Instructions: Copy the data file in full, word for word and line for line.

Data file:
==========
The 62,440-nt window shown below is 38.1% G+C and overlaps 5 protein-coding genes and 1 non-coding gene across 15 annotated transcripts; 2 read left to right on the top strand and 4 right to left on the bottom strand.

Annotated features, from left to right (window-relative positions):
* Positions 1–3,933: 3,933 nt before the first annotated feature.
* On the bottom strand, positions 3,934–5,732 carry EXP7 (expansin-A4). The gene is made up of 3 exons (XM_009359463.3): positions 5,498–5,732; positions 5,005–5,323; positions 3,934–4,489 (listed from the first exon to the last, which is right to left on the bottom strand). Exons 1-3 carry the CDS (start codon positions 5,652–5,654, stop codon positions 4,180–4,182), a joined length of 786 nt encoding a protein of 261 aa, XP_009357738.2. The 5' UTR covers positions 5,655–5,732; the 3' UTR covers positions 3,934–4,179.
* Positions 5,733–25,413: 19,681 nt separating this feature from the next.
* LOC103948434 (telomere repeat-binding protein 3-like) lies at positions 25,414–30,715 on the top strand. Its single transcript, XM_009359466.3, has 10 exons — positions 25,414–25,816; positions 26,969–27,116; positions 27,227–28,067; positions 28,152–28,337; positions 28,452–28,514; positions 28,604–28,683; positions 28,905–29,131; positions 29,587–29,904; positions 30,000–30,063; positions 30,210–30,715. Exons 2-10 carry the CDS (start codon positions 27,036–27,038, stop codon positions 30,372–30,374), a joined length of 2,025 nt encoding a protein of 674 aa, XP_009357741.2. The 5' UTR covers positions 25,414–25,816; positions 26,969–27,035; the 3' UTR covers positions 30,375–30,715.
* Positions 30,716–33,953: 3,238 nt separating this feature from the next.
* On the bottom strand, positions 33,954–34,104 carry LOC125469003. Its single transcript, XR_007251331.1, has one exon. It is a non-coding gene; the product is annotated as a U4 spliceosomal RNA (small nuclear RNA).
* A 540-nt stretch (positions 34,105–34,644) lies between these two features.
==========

The 62,440-nt window shown below is 38.1% G+C and overlaps 5 protein-coding genes and 1 non-coding gene across 15 annotated transcripts; 2 read left to right on the top strand and 4 right to left on the bottom strand.

Annotated features, from left to right (window-relative positions):
* Positions 1–3,933: 3,933 nt before the first annotated feature.
* On the bottom strand, positions 3,934–5,732 carry EXP7 (expansin-A4). The gene is made up of 3 exons (XM_009359463.3): positions 5,498–5,732; positions 5,005–5,323; positions 3,934–4,489 (listed from the first exon to the last, which is right to left on the bottom strand). Exons 1-3 carry the CDS (start codon positions 5,652–5,654, stop codon positions 4,180–4,182), a joined length of 786 nt encoding a protein of 261 aa, XP_009357738.2. The 5' UTR covers positions 5,655–5,732; the 3' UTR covers positions 3,934–4,179.
* Positions 5,733–25,413: 19,681 nt separating this feature from the next.
* LOC103948434 (telomere repeat-binding protein 3-like) lies at positions 25,414–30,715 on the top strand. Its single transcript, XM_009359466.3, has 10 exons — positions 25,414–25,816; positions 26,969–27,116; positions 27,227–28,067; positions 28,152–28,337; positions 28,452–28,514; positions 28,604–28,683; positions 28,905–29,131; positions 29,587–29,904; positions 30,000–30,063; positions 30,210–30,715. Exons 2-10 carry the CDS (start codon positions 27,036–27,038, stop codon positions 30,372–30,374), a joined length of 2,025 nt encoding a protein of 674 aa, XP_009357741.2. The 5' UTR covers positions 25,414–25,816; positions 26,969–27,035; the 3' UTR covers positions 30,375–30,715.
* Positions 30,716–33,953: 3,238 nt separating this feature from the next.
* On the bottom strand, positions 33,954–34,104 carry LOC125469003. Its single transcript, XR_007251331.1, has one exon. It is a non-coding gene; the product is annotated as a U4 spliceosomal RNA (small nuclear RNA).
* A 540-nt stretch (positions 34,105–34,644) lies between these two features.